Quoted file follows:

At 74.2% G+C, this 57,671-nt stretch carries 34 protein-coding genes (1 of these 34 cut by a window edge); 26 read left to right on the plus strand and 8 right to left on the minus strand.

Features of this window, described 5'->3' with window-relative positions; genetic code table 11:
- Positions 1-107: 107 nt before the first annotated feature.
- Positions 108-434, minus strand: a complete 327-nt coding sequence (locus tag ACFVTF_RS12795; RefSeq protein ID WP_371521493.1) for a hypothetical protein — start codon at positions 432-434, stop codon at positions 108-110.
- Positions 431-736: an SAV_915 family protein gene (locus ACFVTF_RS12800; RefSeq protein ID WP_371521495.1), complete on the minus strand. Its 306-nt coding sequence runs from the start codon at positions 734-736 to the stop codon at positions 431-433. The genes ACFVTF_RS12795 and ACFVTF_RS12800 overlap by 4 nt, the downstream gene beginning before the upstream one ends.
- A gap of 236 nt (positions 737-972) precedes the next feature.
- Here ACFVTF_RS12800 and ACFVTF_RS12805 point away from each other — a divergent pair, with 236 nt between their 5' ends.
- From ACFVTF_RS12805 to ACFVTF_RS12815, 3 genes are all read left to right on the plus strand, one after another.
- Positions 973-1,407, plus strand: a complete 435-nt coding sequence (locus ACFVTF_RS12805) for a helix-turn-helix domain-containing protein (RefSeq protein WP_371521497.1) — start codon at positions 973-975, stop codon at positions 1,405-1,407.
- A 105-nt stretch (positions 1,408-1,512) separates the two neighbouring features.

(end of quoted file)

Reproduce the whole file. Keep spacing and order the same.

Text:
At 74.2% G+C, this 57,671-nt stretch carries 34 protein-coding genes (1 of these 34 cut by a window edge); 26 read left to right on the plus strand and 8 right to left on the minus strand.

Features of this window, described 5'->3' with window-relative positions; genetic code table 11:
- Positions 1-107: 107 nt before the first annotated feature.
- Positions 108-434, minus strand: a complete 327-nt coding sequence (locus tag ACFVTF_RS12795; RefSeq protein ID WP_371521493.1) for a hypothetical protein — start codon at positions 432-434, stop codon at positions 108-110.
- Positions 431-736: an SAV_915 family protein gene (locus ACFVTF_RS12800; RefSeq protein ID WP_371521495.1), complete on the minus strand. Its 306-nt coding sequence runs from the start codon at positions 734-736 to the stop codon at positions 431-433. The genes ACFVTF_RS12795 and ACFVTF_RS12800 overlap by 4 nt, the downstream gene beginning before the upstream one ends.
- A gap of 236 nt (positions 737-972) precedes the next feature.
- Here ACFVTF_RS12800 and ACFVTF_RS12805 point away from each other — a divergent pair, with 236 nt between their 5' ends.
- From ACFVTF_RS12805 to ACFVTF_RS12815, 3 genes are all read left to right on the plus strand, one after another.
- Positions 973-1,407, plus strand: a complete 435-nt coding sequence (locus ACFVTF_RS12805) for a helix-turn-helix domain-containing protein (RefSeq protein WP_371521497.1) — start codon at positions 973-975, stop codon at positions 1,405-1,407.
- A 105-nt stretch (positions 1,408-1,512) separates the two neighbouring features.